Practice note: Community work orders and the Health and Safety at Work Act 2015
This practice note deals with community work orders made by the Youth Court under s298 of the Oranga Tamariki Act 1989 in light of the requirements of the Health and Safety at Work Act 2015.
Where a charge against te tamaiti is proved, the Youth Court may order that te tamaiti undertakes community work for a specified number of hours and within a specified period. The work undertaken must be performed under the supervision of the chief executive or an organisation approved by the chief executive to supervise the order.
s298 Community work order
(1) Subject to this section, where a charge against a young person is proved before the Youth Court, the court may order that the young person undertake work in the interests of the community for such number of hours, being not less than 20 or more than 200, as the court may specify.
(2) The work required to be undertaken for the purposes of a community work order shall—
(a) be performed within such period not exceeding 12 months as the court shall specify:
(b) be performed under the supervision of—
(i) the chief executive; or
(ii) any person or organisation (being a person or organisation approved by the chief executive either generally or in the particular case) who or which agrees to supervise the order.
(3) The Youth Court must not make a community work order unless it is satisfied that suitable work is available for the young person to perform for the purposes of the order.
Given that a community work order must be undertaken “in the interests of the community”, it is unlikely te tamaiti will be completing work for Oranga Tamariki. Therefore, Oranga Tamariki will not have health and safety obligations to te tamaiti as an Oranga Tamariki employee.
Option 1: Community work order supervised by chief executive
If the order specifies that the work is to be performed under the supervision of the chief executive, then Oranga Tamariki (through the allocated social worker) will have to ensure, in so far as is reasonably practicable, that the health and safety of te tamaiti is not put at risk by the work that is to be carried out.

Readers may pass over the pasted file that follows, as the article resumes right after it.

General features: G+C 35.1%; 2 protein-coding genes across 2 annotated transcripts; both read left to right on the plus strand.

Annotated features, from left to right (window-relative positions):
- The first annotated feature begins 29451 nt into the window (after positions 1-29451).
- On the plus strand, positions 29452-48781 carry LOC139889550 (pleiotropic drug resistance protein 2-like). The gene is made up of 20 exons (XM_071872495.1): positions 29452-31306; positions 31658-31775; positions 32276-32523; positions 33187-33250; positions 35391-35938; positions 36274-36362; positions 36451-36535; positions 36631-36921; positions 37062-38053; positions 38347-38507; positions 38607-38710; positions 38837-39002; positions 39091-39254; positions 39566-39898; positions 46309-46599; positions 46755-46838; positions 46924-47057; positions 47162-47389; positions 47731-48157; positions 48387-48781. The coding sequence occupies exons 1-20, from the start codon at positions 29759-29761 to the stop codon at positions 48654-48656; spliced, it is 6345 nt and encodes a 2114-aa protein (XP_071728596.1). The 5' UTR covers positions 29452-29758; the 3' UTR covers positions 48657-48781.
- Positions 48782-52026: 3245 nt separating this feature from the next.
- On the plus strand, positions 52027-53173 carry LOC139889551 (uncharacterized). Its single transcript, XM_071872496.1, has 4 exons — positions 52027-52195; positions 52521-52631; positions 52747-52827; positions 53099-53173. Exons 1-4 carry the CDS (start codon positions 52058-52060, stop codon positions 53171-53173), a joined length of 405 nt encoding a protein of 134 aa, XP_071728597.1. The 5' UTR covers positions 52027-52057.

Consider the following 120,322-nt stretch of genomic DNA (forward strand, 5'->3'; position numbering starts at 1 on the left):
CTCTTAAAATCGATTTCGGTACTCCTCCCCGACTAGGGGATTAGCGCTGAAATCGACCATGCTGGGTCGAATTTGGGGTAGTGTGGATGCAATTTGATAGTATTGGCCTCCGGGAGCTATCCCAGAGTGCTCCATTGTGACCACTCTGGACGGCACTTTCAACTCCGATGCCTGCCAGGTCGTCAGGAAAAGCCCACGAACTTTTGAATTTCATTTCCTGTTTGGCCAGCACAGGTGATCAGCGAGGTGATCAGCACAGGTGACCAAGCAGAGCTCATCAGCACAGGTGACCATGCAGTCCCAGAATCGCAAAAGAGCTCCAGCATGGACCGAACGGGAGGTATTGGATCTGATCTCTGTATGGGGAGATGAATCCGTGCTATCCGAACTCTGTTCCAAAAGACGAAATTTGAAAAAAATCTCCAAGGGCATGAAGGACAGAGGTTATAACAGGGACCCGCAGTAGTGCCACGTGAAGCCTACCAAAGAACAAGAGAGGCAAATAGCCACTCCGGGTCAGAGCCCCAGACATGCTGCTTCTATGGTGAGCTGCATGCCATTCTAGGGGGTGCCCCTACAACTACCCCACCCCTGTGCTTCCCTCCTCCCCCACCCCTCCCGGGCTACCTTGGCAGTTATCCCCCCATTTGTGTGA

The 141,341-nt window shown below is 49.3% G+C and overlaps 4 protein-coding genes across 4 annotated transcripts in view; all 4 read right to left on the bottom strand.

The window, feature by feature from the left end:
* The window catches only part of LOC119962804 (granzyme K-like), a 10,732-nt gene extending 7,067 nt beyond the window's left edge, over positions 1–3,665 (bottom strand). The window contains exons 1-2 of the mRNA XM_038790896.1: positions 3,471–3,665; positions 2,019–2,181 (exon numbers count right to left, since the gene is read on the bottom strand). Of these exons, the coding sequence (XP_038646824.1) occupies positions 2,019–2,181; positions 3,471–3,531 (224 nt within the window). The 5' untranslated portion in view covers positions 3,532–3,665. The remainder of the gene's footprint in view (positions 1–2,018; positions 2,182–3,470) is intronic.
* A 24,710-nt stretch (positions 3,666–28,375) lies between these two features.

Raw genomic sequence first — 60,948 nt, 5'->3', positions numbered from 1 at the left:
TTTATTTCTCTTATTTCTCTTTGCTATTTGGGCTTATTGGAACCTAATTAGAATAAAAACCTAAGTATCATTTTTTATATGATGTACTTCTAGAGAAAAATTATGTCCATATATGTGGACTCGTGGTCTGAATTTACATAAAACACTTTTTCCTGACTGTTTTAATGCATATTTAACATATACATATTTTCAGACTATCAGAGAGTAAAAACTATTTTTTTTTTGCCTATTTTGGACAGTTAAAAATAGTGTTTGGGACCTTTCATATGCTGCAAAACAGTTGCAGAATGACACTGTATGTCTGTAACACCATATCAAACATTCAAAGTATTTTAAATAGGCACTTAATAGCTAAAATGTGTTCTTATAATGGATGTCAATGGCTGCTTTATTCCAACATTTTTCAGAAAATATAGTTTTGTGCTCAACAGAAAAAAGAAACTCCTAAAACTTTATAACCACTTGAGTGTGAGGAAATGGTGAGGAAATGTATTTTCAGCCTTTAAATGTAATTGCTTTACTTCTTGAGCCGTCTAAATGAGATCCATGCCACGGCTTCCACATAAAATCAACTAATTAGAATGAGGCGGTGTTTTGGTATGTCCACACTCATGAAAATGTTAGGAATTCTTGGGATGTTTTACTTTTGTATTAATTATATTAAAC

This does not mean that the social worker has to oversee the work to be carried out in person, but it is important that the social worker takes the following steps in relation to the work:
- Identify potential risks for te tamaiti in carrying out the work, in consultation with the community work provider or sponsor
- Consider whether any aspects of the work are unsuitable or likely to cause difficulties for te tamaiti
- Identify any risks that te tamaiti might present to anyone working with them
- Agree a plan with the provider as to how the identified risks will be eliminated or minimised (so far as reasonably practicable), and make a record of that plan
If the social worker is not satisfied that the work specified in the order can be safely carried out, they should seek further direction from the Court.
The legislation prohibits tamariki under 15 years from being involved in the following activities:
- the manufacture or preparation of goods for trade or sale
- construction work
- logging or tree-felling
- the manufacture, use or generation of hazardous substances
- working with machinery, driving a vehicle, riding on a vehicle that is pulling or attached to an implement, or riding on an implement (There is an exception for tamariki aged 12 and older for driving or riding on a tractor where the tractor is being used for agricultural work and te tamaiti has been or is being fully trained in the safe operation of the tractor and any implement.)
- any other activity (including lifting a weight) that is likely to cause harm to the health and safety of tamariki under 15 years.
Also, tamariki under 16 years are not allowed to carry out night work between 10.00pm and 6.00am.
Option 2: Community work order supervised by approved person or organisation
Community work orders can also specify that the work is to be performed under the supervision of a person or organisation approved by the chief executive (which, in practice, means approval under s396 or s403 of the Oranga Tamariki Act).
In this scenario, the order may not specify any role for Oranga Tamariki at all. However, if a social worker is asked to prepare a social work report and plan (under s334 and s335) for a community work order, then they should work through the steps set out for option 1 to ensure that health and safety issues are properly considered as part of any proposed community work.
If a social worker is preparing a report and plan for a community work order, it may be preferable to propose that the work is carried out under the supervision of an approved person or organisation in order to use a provider who has the relevant experience and ability to supervise the work.